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Scottish Independence and the SME

scottish independence businessSME: One small word, three letters, huge implications.

It’s difficult right now to separate the rhetoric from the hyperbole from the reality but the Scottish Referendum is certainly one thing, and that is it’s “in the balance”.

For every claim of new found freedom there are murmurings of uncosted elements, for each newly enshrined power there are warnings of financial meltdown.

And in essence, beyond the nationalist politics, all the Scottish referendum boils down to is the economics.

Who gets what out of the divorce and what can be done to scare the want away partner from fleeing the marital home.

With RBS (and its motley group of companies), Aberdeen Asset Management and Standard Life all major players in the financial markets there is very real concern that an independent Scotland will out-Iceland Iceland in not having an economy to support its financial institutions. Meaning either an enforced split or domicile in England to ensure continued operations. Neither of which signal strength in a newly independent Scotland.

Indeed already Lloyds have opted to domicile the TSB in England and more are threatening to follow. But UBS the Swiss bank have reported that micro level impacts will also be a danger in a newly independent Scotland with small investors leaving for safer climes, saying:

“In a scenario where there is even a possibility that Scotland could have anything other than full monetary union, we believe Scotland is likely to be perceived as the weaker part of the sterling area. On that basis, aversion on the part of depositors may lead to savings shifting rapidly.”

Chancellor of the Exchequer, George Osborne, has already warned that any continued use of the pound after independence, would be done without the authority of the Bank of England.

Taking the examples of Quebec in 1995 and Slovakia in 1993 as runs on the banks with depositors moving to safe havens under the prospect of independence UBS said any such occurrence could be:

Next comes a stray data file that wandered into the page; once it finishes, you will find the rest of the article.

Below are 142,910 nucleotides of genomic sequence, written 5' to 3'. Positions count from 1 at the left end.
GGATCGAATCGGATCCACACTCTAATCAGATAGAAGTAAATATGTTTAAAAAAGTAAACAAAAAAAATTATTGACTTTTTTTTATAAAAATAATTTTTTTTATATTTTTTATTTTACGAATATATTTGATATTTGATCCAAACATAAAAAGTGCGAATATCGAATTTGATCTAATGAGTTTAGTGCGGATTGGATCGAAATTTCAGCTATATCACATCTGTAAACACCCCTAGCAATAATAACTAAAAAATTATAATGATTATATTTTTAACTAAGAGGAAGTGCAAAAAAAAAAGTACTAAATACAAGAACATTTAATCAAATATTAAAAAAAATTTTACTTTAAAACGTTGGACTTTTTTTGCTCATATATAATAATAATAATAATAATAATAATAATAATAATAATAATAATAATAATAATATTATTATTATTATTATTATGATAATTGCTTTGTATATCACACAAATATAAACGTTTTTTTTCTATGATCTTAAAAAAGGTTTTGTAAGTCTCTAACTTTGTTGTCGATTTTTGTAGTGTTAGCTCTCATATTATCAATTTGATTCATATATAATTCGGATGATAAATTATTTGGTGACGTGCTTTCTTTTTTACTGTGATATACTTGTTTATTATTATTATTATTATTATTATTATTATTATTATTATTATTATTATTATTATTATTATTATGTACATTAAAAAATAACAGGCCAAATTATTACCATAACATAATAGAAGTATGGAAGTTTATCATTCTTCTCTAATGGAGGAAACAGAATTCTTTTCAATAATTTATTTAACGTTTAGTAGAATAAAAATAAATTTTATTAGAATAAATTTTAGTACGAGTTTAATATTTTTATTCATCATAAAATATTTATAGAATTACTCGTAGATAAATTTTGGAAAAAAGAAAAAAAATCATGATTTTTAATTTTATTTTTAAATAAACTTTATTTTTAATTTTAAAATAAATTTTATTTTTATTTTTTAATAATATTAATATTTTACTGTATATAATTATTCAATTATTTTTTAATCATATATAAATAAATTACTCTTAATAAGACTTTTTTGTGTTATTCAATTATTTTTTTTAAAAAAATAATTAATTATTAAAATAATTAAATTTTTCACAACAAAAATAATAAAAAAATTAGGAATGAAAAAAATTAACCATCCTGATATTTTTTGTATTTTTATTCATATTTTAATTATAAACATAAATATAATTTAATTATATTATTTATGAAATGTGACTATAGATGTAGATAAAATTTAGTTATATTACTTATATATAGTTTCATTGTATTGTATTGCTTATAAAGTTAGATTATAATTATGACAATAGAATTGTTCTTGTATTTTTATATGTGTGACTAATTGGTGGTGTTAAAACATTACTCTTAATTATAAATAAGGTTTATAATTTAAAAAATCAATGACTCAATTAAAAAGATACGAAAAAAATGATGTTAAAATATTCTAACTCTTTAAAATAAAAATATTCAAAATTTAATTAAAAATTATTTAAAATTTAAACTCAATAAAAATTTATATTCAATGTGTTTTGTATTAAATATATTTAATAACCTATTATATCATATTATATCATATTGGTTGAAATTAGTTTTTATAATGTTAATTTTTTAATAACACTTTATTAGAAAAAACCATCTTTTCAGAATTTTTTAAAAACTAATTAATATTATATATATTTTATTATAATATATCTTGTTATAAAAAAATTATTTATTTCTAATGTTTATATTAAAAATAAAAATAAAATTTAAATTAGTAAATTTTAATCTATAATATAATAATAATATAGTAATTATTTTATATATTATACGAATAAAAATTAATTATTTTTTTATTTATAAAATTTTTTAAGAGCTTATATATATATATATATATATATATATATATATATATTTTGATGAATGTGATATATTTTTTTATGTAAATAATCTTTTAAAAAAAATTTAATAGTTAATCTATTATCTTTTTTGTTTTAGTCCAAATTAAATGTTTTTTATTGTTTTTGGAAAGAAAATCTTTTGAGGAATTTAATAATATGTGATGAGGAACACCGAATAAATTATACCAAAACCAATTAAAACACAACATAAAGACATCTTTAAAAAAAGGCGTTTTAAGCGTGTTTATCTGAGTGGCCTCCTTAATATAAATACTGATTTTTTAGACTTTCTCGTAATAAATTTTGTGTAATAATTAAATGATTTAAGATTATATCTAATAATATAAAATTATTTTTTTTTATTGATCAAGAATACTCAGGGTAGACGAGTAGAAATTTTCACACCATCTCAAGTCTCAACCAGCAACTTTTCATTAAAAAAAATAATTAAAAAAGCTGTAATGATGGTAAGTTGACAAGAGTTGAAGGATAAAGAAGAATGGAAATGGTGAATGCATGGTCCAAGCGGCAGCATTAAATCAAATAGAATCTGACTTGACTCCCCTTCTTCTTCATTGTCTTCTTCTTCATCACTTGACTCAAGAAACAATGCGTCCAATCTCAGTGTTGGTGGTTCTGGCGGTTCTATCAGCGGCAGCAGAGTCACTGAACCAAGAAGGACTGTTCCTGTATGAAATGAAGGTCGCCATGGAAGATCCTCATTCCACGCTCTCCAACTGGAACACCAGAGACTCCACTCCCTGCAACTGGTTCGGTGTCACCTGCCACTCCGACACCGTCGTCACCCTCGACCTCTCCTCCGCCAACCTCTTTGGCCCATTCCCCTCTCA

“An incentive to reduce credit creation in Scotland in the absence of full monetary union, or [to] raise interest rates for Scottish domiciled customers in order to induce deposits to stay north of the border”.

And higher interest rates are absolutely not in the interest of businesses who have growth and job creation as goals.

Indeed Thales, the defence contractor, is the latest business to warn that a Yes vote in September would bring

“no discernible benefits to our domestic or export prospects from independence”.

Victor Chavez, chief executive of Thales UK, said:

“For our Glasgow business, independence would take its largest domestic customer and make it an export customer, with all the inherent complexities and challenges that would involve. This could clearly have a negative impact on Thales.”

Babcock have similarly warned that a positive vote would mean:

“A lengthy period of uncertainty”

and would result in

“adverse consequences”.

Whilst BAE Systems has been explicit in cautioning that its planned £270m investment in the Scotstoun shipyard would be in major doubt if independence were successful.

Interestingly all these companies are in the defence industry, and whilst some would rightly point out their strong ties to the No supporting UK government, their status as major employers and economic drivers in Scotland leaves no-one in any doubt that the post referendum future for business is uncertain.

So what could this mean for the thousands of SMEs in a newly independent Scotland?

Of course some would thrive with new found focus and markets but for others, dependent on wider supply chains, exposed to currency risks (even without a move to the Euro), lower investor confidence and potentially higher tax rates to fund the uncosted elements, the future is far from rosy.

In truth the expectation is that nothing will change, a No vote will prevail and Westminster will cede a few more powers to Holyrood. But if Yes is the conclusion then real uncertainty will cloak Scottish based businesses for the rest of the decade and only time will tell whether the inevitable pain will have been worth it.

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